Bible Laying Open on a Table
A Woman's Worth


Author: Elaine Stedman

Some of the material in this present writing is excerpted from an earlier book published in 1975, titled A Woman's Worth. Another writer has preempted that title to set forth a quite different agenda, therefore not to be confused with the theme of this book.

The compulsion to write this book was born out of my own experience in the business world, as wife and mother, as friend and counselor. At that time it appeared little attention was directed within the Christian community to the basic issues of identity and equality, and biblical terms such as submission, authority and headship were in serious need of review. The church had long been remiss in giving honest and in-depth consideration to our sexuality. To fill this vacuum, many reactionary and polarizing views were being aired.

Our hope was that as Spirit-instructed and gifted men and women sought with integrity the biblical perspectives that would clarify and heal us all, the Body of Christ could address our wounded, confused society with the radical and revolutionary realities of Truth and Love which God has revealed to us through His Word, that our understanding of God would inform and correct our perceptions.

Twenty years later, it seems we are in danger of losing more ground than we have gained through the avid—sometimes morbid—and far too introspective discussions that have been spawned in the name of religion. The system of hermeneutics once considered the norm for evangelicals, has been virtually turned on its head. Biblical interpretation is at the mercy of any who can offer academic degrees, and/or compelling subjectivity (the two combined are powerful, indeed), and it appears women are now being given preferential treatment as theological gurus. Overreaching for equality, men have too easily abdicated their leadership responsibility and women have too eagerly replaced them. And once again the unity of the Body of Christ has been jeopardized as extreme positions are taken and categories are hardened. We have not yet learned the difference between compromise and the consistency of biblical Truth. Biblical truth is multi-faceted and dynamic. It is neither simplistic and rigid nor fanatical and arbitrary.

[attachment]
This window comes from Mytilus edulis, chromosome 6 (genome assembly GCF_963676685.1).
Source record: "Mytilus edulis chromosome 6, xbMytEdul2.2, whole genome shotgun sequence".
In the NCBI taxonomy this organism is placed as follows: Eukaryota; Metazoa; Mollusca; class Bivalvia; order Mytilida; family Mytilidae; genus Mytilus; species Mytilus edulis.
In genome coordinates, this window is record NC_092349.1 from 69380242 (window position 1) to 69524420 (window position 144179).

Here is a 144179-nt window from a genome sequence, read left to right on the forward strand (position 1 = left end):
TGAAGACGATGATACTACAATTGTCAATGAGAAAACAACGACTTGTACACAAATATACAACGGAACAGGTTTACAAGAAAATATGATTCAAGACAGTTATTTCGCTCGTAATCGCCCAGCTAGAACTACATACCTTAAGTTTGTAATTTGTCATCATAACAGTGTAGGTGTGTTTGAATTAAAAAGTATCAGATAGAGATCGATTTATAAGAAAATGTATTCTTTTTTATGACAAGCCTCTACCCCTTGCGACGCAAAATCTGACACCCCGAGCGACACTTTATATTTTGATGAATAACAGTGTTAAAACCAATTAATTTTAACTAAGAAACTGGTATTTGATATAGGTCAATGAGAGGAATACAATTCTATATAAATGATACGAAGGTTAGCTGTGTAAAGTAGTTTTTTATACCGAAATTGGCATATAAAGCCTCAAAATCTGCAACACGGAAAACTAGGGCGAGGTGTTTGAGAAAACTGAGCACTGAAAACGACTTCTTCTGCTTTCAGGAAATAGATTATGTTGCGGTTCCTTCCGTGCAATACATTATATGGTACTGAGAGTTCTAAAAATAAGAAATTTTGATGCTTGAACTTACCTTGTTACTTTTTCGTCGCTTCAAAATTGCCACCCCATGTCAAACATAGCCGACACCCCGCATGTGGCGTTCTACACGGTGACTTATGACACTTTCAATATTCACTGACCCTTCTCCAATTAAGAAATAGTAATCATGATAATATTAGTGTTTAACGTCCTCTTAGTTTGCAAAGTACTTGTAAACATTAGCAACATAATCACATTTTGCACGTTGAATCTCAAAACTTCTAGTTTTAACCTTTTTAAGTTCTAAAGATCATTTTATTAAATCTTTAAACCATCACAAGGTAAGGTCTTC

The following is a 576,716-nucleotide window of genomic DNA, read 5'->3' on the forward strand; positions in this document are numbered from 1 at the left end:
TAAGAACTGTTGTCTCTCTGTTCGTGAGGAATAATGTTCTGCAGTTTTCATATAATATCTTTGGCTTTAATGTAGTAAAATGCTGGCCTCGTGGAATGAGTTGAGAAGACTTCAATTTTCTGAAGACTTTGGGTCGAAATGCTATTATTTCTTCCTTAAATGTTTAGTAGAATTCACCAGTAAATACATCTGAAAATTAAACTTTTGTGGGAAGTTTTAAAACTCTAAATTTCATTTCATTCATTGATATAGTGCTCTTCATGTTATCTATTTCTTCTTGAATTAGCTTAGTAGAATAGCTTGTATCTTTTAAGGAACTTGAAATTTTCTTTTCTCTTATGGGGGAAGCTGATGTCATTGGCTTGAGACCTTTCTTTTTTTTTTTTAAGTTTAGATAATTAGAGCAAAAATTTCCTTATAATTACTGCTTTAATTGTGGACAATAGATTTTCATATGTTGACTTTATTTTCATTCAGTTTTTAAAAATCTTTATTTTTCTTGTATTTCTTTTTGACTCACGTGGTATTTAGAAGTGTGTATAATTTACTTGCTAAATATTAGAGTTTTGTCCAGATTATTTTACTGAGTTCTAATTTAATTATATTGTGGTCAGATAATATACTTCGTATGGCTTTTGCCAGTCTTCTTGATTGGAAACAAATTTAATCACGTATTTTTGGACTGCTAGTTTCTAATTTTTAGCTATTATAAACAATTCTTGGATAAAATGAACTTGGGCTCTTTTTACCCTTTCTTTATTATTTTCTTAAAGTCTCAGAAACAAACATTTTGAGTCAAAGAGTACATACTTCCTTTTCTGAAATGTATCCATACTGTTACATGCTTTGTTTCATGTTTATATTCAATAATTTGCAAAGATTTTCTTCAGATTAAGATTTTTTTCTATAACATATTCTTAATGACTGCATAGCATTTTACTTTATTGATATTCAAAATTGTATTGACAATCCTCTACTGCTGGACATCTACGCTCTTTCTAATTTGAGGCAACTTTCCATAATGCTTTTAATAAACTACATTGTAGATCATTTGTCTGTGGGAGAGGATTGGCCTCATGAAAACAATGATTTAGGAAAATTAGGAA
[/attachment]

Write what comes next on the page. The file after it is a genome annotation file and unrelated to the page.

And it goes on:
Is this issues-captivated church, consumed as we are with relational fever, the spectacle of God's character the world so desperately needs, even hungers, to see? Are the questions we raise, the answers we seek, coming from transformed minds, obedient wills and hearts hungry to serve purely for Jesus' sake? Is our discussion bringing healing to our brokenness, and are we now instructed to face our circumstances with godly contentment, knowing that God says who we are and why we are here?

Does the "city set on a hill" now more convincingly model a community that relates and serves like our Master? Has society benefited from our debate, from the role-shifting, lexicon-dueling, the biblical presumptions? Or have we premised our debate on the secular value system, simply cloaking it in religious biblical terminology? Are we self-deceived, religious entrepreneurs, in a struggle for personal power and prestige?

My husband, who faithfully pastored me for more than forty years, is now in the Presence of the Lord Jesus whom he served so well. It was his desire that I again address our mutual concerns for biblical coherency, and particularly for the straightforward, simple message of who we are in Christ. It is this shared concern which prompts me to offer this revived and somewhat edited reprint of A Woman's Worth.

Grants Pass, Oregon
May 1996.